# Finding a counter-example to an alleged set identity

Question #2.

## The Attempt at a Solution

I've drawn a venn diagram for the left-hand side and the right-hand side and I can see that they're not equal but how do I provide a counter-example for this? Wouldn't a counter-example require an infinite number of elements?

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You can make a counter example with a finite number of elements, in fact I made a counterexample with U containing only a couple elements. I'd recommend just making U a set with a couple elements and then try out a couple of subsets A and B until you get something that works. It shouldn't take particularly long.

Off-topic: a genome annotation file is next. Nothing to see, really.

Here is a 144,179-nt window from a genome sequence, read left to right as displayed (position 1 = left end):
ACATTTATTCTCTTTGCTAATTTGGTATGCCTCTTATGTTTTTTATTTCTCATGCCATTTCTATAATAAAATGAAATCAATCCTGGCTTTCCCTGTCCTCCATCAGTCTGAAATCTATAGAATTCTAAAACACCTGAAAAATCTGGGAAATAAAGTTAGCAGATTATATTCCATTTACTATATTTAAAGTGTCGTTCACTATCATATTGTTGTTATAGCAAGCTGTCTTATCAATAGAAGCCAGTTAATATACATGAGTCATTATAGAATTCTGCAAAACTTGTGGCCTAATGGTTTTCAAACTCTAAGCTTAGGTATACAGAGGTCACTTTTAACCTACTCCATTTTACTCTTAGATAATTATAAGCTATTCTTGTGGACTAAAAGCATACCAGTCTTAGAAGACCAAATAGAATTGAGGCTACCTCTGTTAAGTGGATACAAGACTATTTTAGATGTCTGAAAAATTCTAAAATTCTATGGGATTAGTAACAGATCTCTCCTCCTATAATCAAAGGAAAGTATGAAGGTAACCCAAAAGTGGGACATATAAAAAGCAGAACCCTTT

I'd recommend just making U a set with a couple elements

You can do this? I thought U had to contain all the elements possible in Mathematics? Why is it called a universal set then?

The problem states "A" universal set. Not "the" universal set, which wouldn't really make sense.

http://mathworld.wolfram.com/UniversalSet.html

A set fixed within the framework of a theory and consisting of all objects considered in this theory.

You can do this? I thought U had to contain all the elements possible in Mathematics? Why is it called a universal set then?

You certainly can do this. The set is not called universal because it contains everything you could possibly think of mathematically. The term universal comes from the fact that we need to know that the sets A and B exist somewhere (in some universe) so that we have some backdrop to perform these set operations in. So we just say that A and B are subsets of some universal set U.

Try letting U = {1, 2, 3}.